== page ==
Sen. John McCain (R-AZ) signaled on Tuesday that he may vote against the resolution to authorize the use of force against Syria, a day after he said it would be “catastrophic” if Congress voted against military action.
Responding to a report Tuesday in The Wall Street Journal, the Arizona Republican also expressed disappointment that the United States still hasn’t armed rebels in Syria, indicating that he will vote “no” if the resolution doesn’t go far enough.
“I have to see the concrete action. And it’s not that I don’t trust the word of the president, it’s just that I need to see the concrete measures that are going to be taken,” McCain said on “CBS This Morning.” “And if we don’t take those concrete measures and if the resolution doesn’t allow it, then obviously I can’t support it. It’s almost as bad as not passing a resolution, is passing a resolution that doesn’t allow us to take action that reverses the situation on the battlefield so that Bashar Assad will sooner or later leave. The only way he’s going to leave is if he thinks he’s losing.”
McCain went on to say that it was a mistake for President Barack Obama to seek congressional approval to take action against the Assad regime in Syria.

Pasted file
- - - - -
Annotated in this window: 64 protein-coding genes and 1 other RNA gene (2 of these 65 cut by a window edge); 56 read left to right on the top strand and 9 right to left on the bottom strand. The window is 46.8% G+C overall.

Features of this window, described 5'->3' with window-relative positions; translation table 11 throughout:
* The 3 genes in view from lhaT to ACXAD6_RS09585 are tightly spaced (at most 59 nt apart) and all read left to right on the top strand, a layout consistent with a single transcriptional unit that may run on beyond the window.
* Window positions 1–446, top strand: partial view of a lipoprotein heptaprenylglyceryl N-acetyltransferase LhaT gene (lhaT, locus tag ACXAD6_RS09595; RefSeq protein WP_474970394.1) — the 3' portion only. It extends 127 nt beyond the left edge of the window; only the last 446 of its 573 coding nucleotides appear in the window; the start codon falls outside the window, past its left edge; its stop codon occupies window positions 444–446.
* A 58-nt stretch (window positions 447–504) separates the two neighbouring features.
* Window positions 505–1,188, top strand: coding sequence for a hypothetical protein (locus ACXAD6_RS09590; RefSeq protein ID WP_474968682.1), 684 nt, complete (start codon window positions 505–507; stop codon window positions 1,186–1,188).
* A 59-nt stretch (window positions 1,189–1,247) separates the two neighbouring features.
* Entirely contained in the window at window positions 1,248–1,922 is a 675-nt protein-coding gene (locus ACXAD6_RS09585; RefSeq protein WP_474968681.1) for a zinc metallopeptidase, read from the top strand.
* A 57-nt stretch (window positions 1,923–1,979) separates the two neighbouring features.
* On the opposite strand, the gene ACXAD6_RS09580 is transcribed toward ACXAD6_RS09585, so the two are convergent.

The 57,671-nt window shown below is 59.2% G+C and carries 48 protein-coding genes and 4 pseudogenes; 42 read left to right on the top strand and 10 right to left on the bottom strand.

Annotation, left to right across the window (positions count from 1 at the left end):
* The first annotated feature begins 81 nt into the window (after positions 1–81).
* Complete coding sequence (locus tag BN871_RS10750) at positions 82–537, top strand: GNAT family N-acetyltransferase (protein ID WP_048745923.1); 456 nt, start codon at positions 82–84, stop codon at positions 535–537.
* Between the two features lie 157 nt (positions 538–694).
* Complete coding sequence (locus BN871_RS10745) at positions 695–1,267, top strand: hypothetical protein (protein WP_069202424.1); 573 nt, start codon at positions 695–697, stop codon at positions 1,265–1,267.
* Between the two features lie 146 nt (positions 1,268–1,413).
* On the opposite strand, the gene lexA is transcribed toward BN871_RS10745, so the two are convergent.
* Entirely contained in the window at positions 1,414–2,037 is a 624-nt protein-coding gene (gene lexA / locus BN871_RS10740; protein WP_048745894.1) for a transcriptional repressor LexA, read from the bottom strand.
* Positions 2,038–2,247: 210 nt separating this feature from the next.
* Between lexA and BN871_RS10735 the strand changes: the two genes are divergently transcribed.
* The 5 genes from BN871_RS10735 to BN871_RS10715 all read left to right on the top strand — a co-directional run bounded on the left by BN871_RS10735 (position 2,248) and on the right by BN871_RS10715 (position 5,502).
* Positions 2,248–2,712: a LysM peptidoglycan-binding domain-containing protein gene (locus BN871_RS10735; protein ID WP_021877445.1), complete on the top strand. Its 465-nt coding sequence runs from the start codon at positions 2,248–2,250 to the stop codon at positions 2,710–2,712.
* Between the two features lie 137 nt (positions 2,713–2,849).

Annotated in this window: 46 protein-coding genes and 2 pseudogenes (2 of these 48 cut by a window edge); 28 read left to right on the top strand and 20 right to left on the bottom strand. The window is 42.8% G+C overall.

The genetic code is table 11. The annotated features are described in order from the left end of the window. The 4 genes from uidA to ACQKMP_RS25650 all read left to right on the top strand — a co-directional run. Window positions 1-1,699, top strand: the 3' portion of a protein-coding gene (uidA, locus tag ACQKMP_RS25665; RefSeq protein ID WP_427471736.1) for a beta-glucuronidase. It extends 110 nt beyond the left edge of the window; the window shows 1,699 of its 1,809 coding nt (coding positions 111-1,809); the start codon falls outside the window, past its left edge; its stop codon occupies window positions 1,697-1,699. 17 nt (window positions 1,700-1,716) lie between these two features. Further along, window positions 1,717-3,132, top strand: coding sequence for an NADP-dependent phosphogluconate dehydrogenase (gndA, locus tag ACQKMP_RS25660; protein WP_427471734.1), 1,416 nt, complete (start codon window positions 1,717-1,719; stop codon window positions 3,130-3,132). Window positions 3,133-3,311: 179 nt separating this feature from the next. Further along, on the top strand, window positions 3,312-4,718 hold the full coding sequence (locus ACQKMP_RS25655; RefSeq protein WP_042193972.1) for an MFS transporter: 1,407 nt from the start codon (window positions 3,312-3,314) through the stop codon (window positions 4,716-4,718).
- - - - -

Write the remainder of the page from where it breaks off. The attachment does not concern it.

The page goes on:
“Once he announced that we were going to have strikes, I think he should have acted, as other presidents have, both Republican or Democrat,” McCain said. “But it is what it is. The word of the President of the United States is out there in the world that we will not stand him crossing a red line. And not only did he say that, he said that there would be strikes against those persecutors, obviously that’s Assad. So then for the United States to do nothing will have a ripple effect all over the world.”
McCain and Sen. Lindsey Graham (R-SC) met with Obama on Monday as part of the administration’s efforts to build congressional support for the resolution. After the meeting, McCain acknowledged that it will be “harder” for Obama to intervene in Syria if Congress does not approve the resolution. Graham said he emerged from the meeting “feeling better” about the U.S. strategy toward Syria than he did prior to the meeting.